To acquire wisdom, one must observe

No Mom, I don’t have a drinking problem: Introduction and Terra Gin

Hello there! My name is Harper Pollio-Barbee ’21. I am a 21-year-old, that, like many other 21-year-olds (and absolutely nobody younger than 21) likes to occasionally drink in a safe and responsible manner. (I get hungover from one drink. These things happen.)

Why me? What makes me, a 21-year-old like any other, qualified to write a column about booze? I have only one goal with writing this column: I want to make the general drinking scene at Brandeis better. Gone are the days of Natural Ice when you can get Narragansetts for literally $3 more. I’m not going to claim I know a lot about alcohol. I’m not going to claim I have the sharpest palate. I’m not going to hide from the fact that Buffalo Trace tastes like WHISKEY, not like “brown sugar and spice that give way to oak, toffee, dark fruit and anise,” according to the product description on the website. I’m no botanist, so call me crazy when I don’t know what the hell “dark fruit” tastes like. My point is as follows: I know a little bit more than the average 21-year-old does about alcohol, but in writing these reviews, I hope I can take you all on a journey with me towards learning a little bit more about the vast, often terrifying, shockingly expensive world of beer, wine and spirits.

In the interest of making this as accessible as possible, here’s some terminology that I’ll use that people might not be familiar with, even if we can all collectively get it from context:

Nose: How the booze smells

Palate: How the booze tastes/feels in your mouth

Finish: How the inside of your mouth feels/tastes after the booze is no longer in your mouth

Dry: Not the opposite of wet but the opposite of sweet. A more acidic flavor that someone might think is sour or tart (it is neither of these things).

Note: I get <insert flavor> vibes with this one (e.g. notes of vanilla means I might not necessarily taste vanilla, but I sure do perceive it and definitely get vanilla vibes).

One final note: I have an embarrassingly large collection of booze in my house right now, but if you want to send me a recommendation to try, reach out to me via email (hpolliobarbee@brandeis.edu).

Terra Gin

I’m writing this on a Monday. Today, we take a journey to a place near and dear to the hearts of tens, nay, dozens of people. Today, we take a journey to the distilling capital of these United States of America: Indiana.

I figure that I should put on some music native to Indiana, so as I drink this gin, Freddie Gibbs’s flawless album “Alfredo” plays softly in the background. Terra Gin is not like other gins, according to the bottle. This gin is “Nostalgia in a Bottle” and a collaboration between a “legendary New York Spice company” and Cardinal Spirits (the distiller that makes Terra Gin). It is “wilderness in a bottle,” reads the bottle. Forgive me for being a liberal coastal elite, but have they considered that perhaps the smell of nostalgia in a bottle (for me, at least) would simply be a $1 Arizona Mucho Mango bottle filled with piss and cigarette butts?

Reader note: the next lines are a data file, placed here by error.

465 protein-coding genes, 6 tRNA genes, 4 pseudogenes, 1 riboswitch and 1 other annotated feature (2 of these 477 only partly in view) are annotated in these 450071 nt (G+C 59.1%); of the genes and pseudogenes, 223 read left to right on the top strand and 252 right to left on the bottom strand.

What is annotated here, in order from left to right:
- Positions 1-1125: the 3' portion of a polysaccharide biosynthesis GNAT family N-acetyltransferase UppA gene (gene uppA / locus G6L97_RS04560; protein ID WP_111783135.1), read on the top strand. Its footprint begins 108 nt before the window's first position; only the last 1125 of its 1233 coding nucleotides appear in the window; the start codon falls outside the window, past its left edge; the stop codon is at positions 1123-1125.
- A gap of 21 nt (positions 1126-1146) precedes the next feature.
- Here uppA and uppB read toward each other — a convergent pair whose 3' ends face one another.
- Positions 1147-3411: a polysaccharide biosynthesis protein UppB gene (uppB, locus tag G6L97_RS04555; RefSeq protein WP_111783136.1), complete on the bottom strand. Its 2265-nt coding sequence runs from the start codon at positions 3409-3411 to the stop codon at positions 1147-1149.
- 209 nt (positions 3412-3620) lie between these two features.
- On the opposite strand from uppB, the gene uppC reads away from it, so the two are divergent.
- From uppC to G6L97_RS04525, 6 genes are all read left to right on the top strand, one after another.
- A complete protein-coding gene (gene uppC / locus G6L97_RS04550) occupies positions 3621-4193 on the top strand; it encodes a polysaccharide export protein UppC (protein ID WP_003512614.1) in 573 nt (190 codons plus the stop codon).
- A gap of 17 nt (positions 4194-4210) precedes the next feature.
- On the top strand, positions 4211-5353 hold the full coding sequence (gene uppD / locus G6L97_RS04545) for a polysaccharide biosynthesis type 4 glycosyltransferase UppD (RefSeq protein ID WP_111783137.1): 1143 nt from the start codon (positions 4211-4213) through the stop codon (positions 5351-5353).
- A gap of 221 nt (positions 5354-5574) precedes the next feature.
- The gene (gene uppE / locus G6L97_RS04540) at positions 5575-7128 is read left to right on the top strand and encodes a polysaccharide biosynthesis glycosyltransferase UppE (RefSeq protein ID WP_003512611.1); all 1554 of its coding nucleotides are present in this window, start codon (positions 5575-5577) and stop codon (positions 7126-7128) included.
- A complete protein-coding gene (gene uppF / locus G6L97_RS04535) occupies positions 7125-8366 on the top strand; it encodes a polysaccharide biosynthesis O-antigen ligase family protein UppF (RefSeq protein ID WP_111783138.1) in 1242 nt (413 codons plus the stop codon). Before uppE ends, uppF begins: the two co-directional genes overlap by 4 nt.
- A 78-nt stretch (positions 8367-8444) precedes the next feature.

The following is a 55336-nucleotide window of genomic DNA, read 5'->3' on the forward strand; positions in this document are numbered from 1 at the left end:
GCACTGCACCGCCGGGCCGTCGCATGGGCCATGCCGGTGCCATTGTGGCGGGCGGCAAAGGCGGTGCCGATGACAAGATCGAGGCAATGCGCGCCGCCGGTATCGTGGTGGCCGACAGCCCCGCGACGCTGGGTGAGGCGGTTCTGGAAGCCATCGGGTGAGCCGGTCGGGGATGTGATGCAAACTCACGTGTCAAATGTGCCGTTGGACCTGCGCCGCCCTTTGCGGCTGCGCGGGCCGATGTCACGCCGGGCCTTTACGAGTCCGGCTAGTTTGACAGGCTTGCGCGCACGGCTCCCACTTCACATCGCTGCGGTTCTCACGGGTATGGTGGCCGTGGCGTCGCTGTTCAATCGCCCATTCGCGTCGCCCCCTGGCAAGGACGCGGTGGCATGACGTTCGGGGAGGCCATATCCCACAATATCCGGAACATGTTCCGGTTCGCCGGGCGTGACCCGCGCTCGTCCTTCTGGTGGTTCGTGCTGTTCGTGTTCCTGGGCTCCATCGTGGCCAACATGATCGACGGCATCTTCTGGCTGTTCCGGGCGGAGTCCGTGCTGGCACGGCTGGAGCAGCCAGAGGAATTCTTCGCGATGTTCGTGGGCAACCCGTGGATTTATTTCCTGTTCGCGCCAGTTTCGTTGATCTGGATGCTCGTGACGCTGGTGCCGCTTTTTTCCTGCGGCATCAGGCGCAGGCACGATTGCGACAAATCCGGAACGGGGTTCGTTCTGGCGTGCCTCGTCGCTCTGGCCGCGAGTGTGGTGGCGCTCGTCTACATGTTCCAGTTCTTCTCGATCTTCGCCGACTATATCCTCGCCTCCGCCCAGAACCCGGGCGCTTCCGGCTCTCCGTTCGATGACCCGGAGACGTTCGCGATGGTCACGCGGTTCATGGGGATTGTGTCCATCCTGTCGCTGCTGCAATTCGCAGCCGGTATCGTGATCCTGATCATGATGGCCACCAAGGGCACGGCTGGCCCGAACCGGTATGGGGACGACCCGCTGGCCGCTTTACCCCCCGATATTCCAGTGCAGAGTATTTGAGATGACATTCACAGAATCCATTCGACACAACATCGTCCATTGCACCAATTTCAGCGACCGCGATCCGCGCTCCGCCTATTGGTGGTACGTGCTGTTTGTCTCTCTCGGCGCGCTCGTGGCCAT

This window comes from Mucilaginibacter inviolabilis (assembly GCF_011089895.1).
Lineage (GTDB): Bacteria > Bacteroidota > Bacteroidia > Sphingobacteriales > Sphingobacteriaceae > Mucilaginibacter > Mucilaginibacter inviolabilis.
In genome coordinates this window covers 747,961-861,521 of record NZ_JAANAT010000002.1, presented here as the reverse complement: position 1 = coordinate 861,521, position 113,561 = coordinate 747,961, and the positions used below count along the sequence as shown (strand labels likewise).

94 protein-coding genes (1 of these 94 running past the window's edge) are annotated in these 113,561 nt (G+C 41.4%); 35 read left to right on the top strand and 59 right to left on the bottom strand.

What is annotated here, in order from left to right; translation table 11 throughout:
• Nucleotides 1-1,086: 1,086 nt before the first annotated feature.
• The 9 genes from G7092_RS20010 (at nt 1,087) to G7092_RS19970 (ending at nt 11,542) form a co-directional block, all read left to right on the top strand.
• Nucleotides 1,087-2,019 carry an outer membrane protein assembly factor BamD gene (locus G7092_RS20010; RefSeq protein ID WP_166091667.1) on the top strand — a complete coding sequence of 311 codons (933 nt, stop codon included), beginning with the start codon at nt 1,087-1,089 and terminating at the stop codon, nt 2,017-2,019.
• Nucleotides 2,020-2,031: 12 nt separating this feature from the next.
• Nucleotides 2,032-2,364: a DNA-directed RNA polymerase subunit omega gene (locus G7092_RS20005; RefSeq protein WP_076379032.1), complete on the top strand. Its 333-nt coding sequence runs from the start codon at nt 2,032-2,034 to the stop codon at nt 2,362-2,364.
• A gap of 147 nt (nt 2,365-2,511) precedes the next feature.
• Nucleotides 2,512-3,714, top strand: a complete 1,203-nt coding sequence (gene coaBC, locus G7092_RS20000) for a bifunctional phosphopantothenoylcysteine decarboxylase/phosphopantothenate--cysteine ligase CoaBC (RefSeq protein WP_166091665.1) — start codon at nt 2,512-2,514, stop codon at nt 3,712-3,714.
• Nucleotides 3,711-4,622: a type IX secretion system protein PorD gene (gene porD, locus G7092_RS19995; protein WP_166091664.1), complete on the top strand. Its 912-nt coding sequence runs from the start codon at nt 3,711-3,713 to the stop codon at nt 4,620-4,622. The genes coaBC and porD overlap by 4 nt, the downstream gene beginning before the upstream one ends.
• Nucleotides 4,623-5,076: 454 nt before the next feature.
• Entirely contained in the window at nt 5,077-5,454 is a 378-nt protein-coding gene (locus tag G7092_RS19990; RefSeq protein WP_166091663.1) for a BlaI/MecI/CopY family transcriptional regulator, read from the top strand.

Already, my delicate Philadelphia feathers have been ruffled, and I am RILED UP as I prepare to try this mystery gin that not one single person at Gordon’s (the liquor store I work at) has tried (including the owner and spirits buyer). I am angry, and I am a trailblazer. There is no other respectable way to try alcohol. I poured the gin into a Tequila Ocho tasting flute that I got for free at work (I wanted to be able to nose the gin while still keeping a little bit of distance between my schnozz and the booze), rolled up my sleeves and got to work.

Nose: acetone, juniper, mint, something citrusy/bitter (grapefruit?) and maybe flowers? Whew, this smells HOT (boozy) considering the proof (84 proof or 42% alcohol by volume [ABV], which I realize sounds high proof to sip to the average college student, but coming from someone who will willingly drink 100 proof corn whiskey, it’s not that high).

Palate: YEW, that’s a lot of mint. Some cool funky little grapefruit notes, but at least it doesn’t taste as hot as it smells. There is an inexplicable spiciness that I can’t figure out. Is there rye in the neutral spirit or is that a botanical flavor? Is it just the alcohol coming through? I don’t know.

Finish: Mint, mint and more mint. Also, my mouth is inexplicably watering. Why is my mouth so wet? It’s horrifying and intriguing, but not in a bad way. Again, my mouth is just straight up DAMP. Nobody should drool and salivate that much from such a small sip of gin. Absolutely absurd. But, I love it, and I wouldn’t have it any other way.

My definition of nostalgia is almost certainly different than someone who grew up in Indiana, but it sure did taste like I was drinking the flora from some forest floor in a fantasy realm like Cockaigne or Vermont, which was certainly…interesting. 

But the question remains: Should you buy this gin? Here’s the deal: I have no idea where you can get it outside of the clearance rack at Gordon’s. It’s pretty solid overall, but after some light Google detective work, I learned that this bottle that I bought for $18 regularly retails for $30. Don’t get this for $30. It’s far too chaotic, and while I am certainly a proponent of injecting some chaos into your life, there are cheaper ways you can do that.

Note: The author of this article is of legal drinking age in the United States. Please do not binge drink, drink and drive or drink underage. Please drink responsibly. 

Editor’s Note:  This is the first article in the series “No, Mom, I don’t have a drinking problem.”

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